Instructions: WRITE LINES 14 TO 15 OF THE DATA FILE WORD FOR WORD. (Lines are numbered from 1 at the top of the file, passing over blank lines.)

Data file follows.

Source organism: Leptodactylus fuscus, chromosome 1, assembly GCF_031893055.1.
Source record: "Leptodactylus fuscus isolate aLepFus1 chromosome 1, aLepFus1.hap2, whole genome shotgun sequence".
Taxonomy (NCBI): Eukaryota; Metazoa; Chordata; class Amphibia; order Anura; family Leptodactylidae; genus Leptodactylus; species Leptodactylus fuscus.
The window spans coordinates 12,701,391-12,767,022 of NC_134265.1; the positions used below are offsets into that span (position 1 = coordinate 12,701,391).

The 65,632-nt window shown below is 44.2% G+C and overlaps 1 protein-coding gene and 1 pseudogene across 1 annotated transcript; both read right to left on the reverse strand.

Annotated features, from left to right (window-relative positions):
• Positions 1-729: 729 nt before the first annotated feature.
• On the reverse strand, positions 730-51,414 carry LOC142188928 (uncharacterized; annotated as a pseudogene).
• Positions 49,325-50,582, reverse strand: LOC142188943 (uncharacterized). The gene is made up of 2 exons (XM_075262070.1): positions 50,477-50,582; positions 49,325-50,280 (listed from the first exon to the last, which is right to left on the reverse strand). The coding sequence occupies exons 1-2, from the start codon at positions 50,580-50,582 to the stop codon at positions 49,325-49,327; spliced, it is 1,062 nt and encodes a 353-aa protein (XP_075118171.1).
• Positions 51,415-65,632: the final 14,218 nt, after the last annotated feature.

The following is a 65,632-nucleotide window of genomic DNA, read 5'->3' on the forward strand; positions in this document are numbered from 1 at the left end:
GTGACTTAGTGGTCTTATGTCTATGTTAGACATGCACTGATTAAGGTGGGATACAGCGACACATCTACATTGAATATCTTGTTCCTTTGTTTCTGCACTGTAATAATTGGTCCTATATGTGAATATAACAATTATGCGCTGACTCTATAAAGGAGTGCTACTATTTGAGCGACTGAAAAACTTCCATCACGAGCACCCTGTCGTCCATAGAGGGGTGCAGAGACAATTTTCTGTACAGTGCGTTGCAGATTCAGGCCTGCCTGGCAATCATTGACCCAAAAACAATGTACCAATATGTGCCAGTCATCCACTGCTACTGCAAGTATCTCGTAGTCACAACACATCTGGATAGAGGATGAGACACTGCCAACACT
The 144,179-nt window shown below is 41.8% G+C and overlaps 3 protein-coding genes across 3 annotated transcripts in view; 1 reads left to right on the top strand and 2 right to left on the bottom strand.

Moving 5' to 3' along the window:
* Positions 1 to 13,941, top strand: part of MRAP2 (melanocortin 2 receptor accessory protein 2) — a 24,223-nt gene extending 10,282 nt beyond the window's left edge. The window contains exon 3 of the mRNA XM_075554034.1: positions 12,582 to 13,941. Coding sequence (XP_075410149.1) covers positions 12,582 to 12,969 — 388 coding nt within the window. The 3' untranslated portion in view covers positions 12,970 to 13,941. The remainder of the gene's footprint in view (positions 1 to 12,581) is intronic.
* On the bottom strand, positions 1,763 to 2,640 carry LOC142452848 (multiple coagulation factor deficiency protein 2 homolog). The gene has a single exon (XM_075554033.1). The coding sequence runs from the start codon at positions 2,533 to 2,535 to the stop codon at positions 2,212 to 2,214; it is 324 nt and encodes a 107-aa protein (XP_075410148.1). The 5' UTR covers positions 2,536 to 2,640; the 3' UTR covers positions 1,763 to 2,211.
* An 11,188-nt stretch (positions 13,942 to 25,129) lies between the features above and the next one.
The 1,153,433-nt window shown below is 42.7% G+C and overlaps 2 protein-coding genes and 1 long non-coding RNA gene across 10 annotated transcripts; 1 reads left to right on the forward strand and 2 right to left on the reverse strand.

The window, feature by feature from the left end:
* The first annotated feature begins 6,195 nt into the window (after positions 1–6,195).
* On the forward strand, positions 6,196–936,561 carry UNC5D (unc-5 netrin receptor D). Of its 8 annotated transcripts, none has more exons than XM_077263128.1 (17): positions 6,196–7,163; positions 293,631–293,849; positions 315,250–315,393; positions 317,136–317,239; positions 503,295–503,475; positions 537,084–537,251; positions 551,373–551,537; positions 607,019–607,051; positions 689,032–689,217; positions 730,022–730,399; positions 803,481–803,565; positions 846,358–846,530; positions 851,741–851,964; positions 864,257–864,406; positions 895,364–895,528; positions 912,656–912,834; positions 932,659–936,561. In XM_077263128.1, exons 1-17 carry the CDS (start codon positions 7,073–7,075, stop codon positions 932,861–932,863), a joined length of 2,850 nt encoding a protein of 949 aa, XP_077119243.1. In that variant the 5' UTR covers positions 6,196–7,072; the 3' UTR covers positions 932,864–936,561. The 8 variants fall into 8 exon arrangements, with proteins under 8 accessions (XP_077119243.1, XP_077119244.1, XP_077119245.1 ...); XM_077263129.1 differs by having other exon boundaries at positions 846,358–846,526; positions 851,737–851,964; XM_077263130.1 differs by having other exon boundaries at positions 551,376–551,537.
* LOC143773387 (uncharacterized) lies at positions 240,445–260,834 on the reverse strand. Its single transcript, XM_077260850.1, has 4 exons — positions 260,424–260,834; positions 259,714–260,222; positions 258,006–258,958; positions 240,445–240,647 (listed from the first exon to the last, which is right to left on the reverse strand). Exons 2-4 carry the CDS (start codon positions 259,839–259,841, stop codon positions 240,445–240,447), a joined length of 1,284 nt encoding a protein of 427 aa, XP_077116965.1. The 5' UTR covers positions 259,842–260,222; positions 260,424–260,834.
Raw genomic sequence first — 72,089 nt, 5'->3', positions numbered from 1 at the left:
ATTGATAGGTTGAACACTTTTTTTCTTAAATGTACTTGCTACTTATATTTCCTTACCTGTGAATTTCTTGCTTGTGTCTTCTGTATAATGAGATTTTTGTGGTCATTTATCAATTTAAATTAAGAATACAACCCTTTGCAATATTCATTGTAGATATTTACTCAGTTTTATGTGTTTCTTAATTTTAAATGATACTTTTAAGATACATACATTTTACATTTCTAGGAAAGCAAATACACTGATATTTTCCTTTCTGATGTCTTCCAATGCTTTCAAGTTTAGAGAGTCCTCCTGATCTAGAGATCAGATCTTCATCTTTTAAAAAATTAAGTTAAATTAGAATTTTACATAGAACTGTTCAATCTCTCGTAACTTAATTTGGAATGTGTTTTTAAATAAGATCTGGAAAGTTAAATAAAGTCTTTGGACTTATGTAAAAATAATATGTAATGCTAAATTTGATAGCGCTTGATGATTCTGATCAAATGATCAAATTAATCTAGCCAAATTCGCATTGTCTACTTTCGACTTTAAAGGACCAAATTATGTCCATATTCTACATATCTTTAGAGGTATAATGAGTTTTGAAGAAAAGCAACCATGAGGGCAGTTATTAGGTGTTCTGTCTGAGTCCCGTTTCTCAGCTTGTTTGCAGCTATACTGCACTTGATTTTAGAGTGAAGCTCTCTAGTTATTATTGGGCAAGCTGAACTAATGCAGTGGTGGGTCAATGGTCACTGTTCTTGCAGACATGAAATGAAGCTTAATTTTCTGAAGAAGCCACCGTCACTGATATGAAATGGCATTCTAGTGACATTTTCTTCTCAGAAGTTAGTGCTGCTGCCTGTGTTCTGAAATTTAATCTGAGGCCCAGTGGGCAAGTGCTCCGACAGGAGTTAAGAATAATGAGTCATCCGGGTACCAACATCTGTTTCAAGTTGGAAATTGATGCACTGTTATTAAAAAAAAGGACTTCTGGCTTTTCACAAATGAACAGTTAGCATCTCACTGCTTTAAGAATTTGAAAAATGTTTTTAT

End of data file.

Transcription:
Moving 5' to 3' along the window:
* Positions 1 to 13,941, top strand: part of MRAP2 (melanocortin 2 receptor accessory protein 2) — a 24,223-nt gene extending 10,282 nt beyond the window's left edge. The window contains exon 3 of the mRNA XM_075554034.1: positions 12,582 to 13,941. Coding sequence (XP_075410149.1) covers positions 12,582 to 12,969 — 388 coding nt within the window. The 3' untranslated portion in view covers positions 12,970 to 13,941. The remainder of the gene's footprint in view (positions 1 to 12,581) is intronic.